WOMEN SHAPING HISTORY 2014
The Feminist Press
What has inspired your current career path?
I’ve always loved books and I’ve been a feminist since birth, so having the opportunity to lead the Feminist Press fits right in with my interests and values, as well as my career thus far. I got my start at Ms. Magazine in the early 1990s, went on to be a writer for lots of mainstream magazines, from Glamour to Elle to Real Simple to Harper’s. I authored and co-authored several books about feminism, which enabled me to travel around the country speaking to college students and others about justice and activism.
What are some of the greatest challenges you’ve faced? How did you overcome them?
As a writer, my biggest challenge was believing that I had something to say that was worth killing a tree for. As a feminist writer, it is believing that my contribution to feminist theory and activism is as valuable as what came before and added to that movement. I overcame those barriers simply by doing the work. When I first sat down to write Manifesta with Amy Richards I felt insecure, inadequate, and confused about process of writing a book. At the end of two years, I had learned a lot about myself, publishing, feminist history, and what it means to make an argument and stand by it.
What are some of the accomplishments you are most proud of?
I’m proud that a book I wrote almost fifteen years ago (Manifesta) is still one of the most widely course-adopted feminist texts in the nation. I am proud that the two documentaries I’ve made have enabled me to have really moving, incredible conversations with hundreds and hundreds of people about abortion and sexual assault in their own lives.
Who have been the most influential mentors in your life?
Barbara Seaman, the women’s health leader, was the most hands-on mentor I’ve ever had. She exposed the dangers of the early birth control pill and was tireless in raising important questions that enabled women to take control over their healthcare. She mentored me both by really believing in me and by her example. Other people have informally mentored me—for instance, Helen Gurley Brown once said to me, “just keep moving things off your desk and move on to the next task” and it’s been a really helpful way for me to organize and not get too bogged down in details and torpor.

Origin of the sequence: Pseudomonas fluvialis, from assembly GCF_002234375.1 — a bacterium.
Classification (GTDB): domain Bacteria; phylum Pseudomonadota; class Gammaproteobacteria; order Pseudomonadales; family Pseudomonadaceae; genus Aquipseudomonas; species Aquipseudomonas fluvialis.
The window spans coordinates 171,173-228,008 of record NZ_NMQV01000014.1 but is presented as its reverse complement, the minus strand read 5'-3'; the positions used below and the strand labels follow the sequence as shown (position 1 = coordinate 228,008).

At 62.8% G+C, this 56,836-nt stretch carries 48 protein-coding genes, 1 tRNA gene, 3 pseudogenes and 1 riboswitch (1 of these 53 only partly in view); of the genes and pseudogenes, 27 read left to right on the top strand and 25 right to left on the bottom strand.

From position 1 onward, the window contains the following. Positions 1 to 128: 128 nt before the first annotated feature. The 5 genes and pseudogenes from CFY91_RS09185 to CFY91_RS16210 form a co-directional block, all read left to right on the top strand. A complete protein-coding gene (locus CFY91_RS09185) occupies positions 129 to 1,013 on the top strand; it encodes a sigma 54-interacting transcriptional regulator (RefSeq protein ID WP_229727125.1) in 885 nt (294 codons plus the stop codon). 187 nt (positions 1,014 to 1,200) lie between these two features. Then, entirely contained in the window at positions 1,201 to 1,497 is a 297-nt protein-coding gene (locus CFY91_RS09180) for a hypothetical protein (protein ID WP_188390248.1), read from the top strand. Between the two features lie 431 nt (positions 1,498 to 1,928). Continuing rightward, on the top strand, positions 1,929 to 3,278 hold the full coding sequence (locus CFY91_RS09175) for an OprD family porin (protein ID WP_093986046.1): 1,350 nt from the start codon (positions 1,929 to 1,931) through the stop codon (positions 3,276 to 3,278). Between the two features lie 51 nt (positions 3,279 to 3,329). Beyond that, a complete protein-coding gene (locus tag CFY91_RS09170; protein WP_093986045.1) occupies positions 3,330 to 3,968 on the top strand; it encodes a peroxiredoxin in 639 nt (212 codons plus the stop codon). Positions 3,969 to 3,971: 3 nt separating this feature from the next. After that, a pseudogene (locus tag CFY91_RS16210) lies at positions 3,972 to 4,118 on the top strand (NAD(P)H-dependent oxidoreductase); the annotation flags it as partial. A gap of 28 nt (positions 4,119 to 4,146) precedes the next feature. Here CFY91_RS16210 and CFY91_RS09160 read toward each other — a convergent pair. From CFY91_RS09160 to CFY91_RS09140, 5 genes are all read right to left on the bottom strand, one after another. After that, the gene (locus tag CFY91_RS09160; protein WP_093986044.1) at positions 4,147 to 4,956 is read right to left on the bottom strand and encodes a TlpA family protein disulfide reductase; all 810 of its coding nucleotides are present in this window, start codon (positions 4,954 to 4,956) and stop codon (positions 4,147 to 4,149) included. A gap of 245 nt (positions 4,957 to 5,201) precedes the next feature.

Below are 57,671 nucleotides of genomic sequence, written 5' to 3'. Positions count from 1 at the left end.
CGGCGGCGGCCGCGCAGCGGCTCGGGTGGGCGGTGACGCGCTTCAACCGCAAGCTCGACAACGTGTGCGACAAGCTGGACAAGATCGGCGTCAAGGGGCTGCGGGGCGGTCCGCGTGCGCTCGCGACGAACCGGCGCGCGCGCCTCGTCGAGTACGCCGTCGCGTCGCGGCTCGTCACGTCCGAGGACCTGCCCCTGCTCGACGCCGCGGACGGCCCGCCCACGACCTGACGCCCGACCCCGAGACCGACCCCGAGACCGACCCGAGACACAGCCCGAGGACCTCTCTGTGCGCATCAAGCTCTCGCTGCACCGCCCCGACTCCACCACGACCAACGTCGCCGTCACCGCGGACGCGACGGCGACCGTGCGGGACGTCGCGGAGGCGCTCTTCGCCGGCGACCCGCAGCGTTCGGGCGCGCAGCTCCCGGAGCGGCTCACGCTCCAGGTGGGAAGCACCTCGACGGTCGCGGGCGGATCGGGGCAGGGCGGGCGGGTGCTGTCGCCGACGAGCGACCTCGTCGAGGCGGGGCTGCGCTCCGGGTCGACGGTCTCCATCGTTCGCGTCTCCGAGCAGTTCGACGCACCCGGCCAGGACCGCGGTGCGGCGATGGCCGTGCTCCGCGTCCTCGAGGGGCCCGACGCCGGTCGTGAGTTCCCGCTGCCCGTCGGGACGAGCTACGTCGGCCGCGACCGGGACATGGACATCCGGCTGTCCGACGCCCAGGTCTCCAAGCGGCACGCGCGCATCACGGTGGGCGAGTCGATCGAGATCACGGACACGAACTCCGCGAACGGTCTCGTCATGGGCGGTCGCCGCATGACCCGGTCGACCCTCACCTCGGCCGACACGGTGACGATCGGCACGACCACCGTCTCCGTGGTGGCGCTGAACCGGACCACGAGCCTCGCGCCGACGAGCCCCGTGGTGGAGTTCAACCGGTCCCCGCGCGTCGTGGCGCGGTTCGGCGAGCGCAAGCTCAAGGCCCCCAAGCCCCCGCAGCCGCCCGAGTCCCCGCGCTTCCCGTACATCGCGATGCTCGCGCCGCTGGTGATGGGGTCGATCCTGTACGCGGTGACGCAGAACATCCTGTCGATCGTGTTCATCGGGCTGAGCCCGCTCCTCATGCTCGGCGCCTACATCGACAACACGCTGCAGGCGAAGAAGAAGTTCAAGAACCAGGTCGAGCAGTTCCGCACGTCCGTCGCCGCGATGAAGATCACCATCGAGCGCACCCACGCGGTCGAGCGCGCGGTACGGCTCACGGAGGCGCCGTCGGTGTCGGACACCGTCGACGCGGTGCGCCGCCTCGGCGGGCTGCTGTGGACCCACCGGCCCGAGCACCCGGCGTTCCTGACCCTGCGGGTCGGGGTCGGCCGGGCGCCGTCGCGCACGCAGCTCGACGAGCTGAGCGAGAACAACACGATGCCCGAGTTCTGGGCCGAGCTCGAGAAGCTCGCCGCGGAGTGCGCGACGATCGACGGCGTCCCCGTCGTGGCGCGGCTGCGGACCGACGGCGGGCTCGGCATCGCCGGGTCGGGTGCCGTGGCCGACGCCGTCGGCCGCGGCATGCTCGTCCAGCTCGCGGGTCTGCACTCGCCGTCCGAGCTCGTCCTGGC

What would you describe as a turning point in your life?
When I got the internship at Ms. Magazine at age 22, it got me out of the Midwest and to New York. Once I got to NYC, everything changed really rapidly for me because it’s the kind of place where there are so many opportunities if you’re open to them. Another big turning point was leaving Ms. five years later. It had become a very comfortable but small place for me to develop and when I left and became a full time freelance writer I really came into my own because I could no longer stand on the Ms. brand—I had to understand my own value.
What are your goals for the future?
Well, my goal for the Feminist Press is to ensure its existence for the next decade. Using the platform of FP, I want to provide resources that end the use of the word “slut” to cover up for rape and other crimes against women and girls. I want to have more meaningful conversations about race within feminism. I want to continue to demonstrate that feminism is both a serious movement to radically change society and a really fun, positive, celebratory expression of love for oneself and others.#